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DNA Of Gut Microbes Has Unique Fingerprint

New research suggests the DNA of the vast collection of microbes in the gut has a unique figerprint that can identify individuals in the same way as human DNA.

The researchers, from Washington University School of Medicine in St. Louis, Missouri, in the US, and the European Molecular Biology Laboratory in Heidelberg, Germany, write about their study, believed to be the first to catalogue the genetic variation of microbes that live in the gut, in a paper published online in Nature on 5 December. The Gut Microbiome In recent years we have started to understand more about the microbes that colonize every nook and cranny of the human body. We now know that our "microbiome" comprises trillions of microorganisms that outnumber human cells by 10 to 1.

And we are beginning to learn how our microbial genes work together with our human genes to keep us healthy and, in some cases, cause disease.

The microorganisms that live in the human gut, the gut microbiome, extract nutrients from food, help synthesize vitamins, protect against infection and make compounds that reduce inflammation. Individualized Collection George Weinstock is associate director of The Genome Institute at Washington University, and corresponding author of the new Nature study. He describes in a press release how surprised they were to find that we can be identified by the collective DNA of our gut microbes.

"That collection is individualized, completely analogous to our human genome. Differences in the way individuals respond to various drugs or the way they use specific nutrients can be traced to the genetic variation in our microbial genes as well as in our human genes," he explains. Genetic Variation of Microbial Genomes For their study, Weinstock and colleagues analyzed microbial DNA from 252 stool samples taken from 207 people in the United States and Europe who were taking part in one of two projects that is cataloguing the human microbiome: the Human Microbiome Project, funded by the National Institutes of Health in the US, and the Human Intestinal Tract (MetaHIT) project, funded by the European Commission.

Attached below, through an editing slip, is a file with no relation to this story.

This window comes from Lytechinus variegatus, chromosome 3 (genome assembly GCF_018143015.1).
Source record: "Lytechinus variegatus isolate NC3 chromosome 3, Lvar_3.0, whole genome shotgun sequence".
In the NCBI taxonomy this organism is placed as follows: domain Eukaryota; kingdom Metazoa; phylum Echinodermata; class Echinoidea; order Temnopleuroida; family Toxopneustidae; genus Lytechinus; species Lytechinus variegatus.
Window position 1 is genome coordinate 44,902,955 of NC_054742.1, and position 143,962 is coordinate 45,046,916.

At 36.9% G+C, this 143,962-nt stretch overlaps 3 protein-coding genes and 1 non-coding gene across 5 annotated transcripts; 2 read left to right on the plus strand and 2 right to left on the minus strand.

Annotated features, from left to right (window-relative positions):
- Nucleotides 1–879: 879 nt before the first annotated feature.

However, neither of these high profile projects has looked at the genetic variation of the microbial genomes in the body.

Weinstock and colleagues focused on 101 species of microbes commonly found in the gut and identified more than 10 million single-letter differences in their collective DNA.

And they found other DNA alterations, incuding insertions, deletions and differences in structure. DNA of Gut Microbiome Remains Stable Over Time The team also discovered that the DNA of the gut microbiome remains stable over time.

They could see this because 43 of the participants had given two stool samples at least a month apart (in most cases the second sample was collected six to twelve months after the first).

In those samples the researchers found little variability in the gut microbial DNA over time, even though the species of microbes themselves fluctuated.

"Even after a year, we could still distinguish individuals by the genetic signature of their microbial DNA," says Weinstock.

"The microbial DNA in the intestine is remarkably stable, like a fingerprint," he explains. Microbiome Co-Evolves with Us From the day we are delivered into the world as newborns we become colonized with microbes. Some we inherit from our mothers during birth, others from the environment.

Co-author Makedonka Mitreva, assistant professor of medicine at The Genome Institute at Washington University, says:

"The DNA of our microbes is a historical record of the microbial evolution in our bodies."

"Many of these organisms would have colonized us when we were very young and would have grown and evolved with us throughout our lifetimes," she adds.

But we are only just beginning to understand how this vast collection of organisms shapes our lives.

Researchers studying the gut microbiome suggest an imbalance of bacteria can lead to diseases like irritable bowel syndrome and Crohn's disease.

Gut bacteria may even play a role in obesity, as an animal study published in the Journal of Proteome Research in February 2012 suggests.

Scientists working on the NIH's huge Human Microbiome Project (HMP) have now mapped all the different microbes that live in and on a healthy human body. In June 2012 they published several papers including two in Nature and two in PLoS ONE revealing a number of remarkable discoveries, including evidence that harmful bacteria can live in healthy bodies and and co-exist with their host and other microbes without causing disease.

Mitreva says they hope further studies of the gut microbiome will help scientists find out how to manipulate their genes to improve human health and make drugs more effective.

Funds from the European Molecular Biology Laboratory, MetaHIT grants from the European Community's Seventh Framework Programme, and grants from the NIH helped finance the study.

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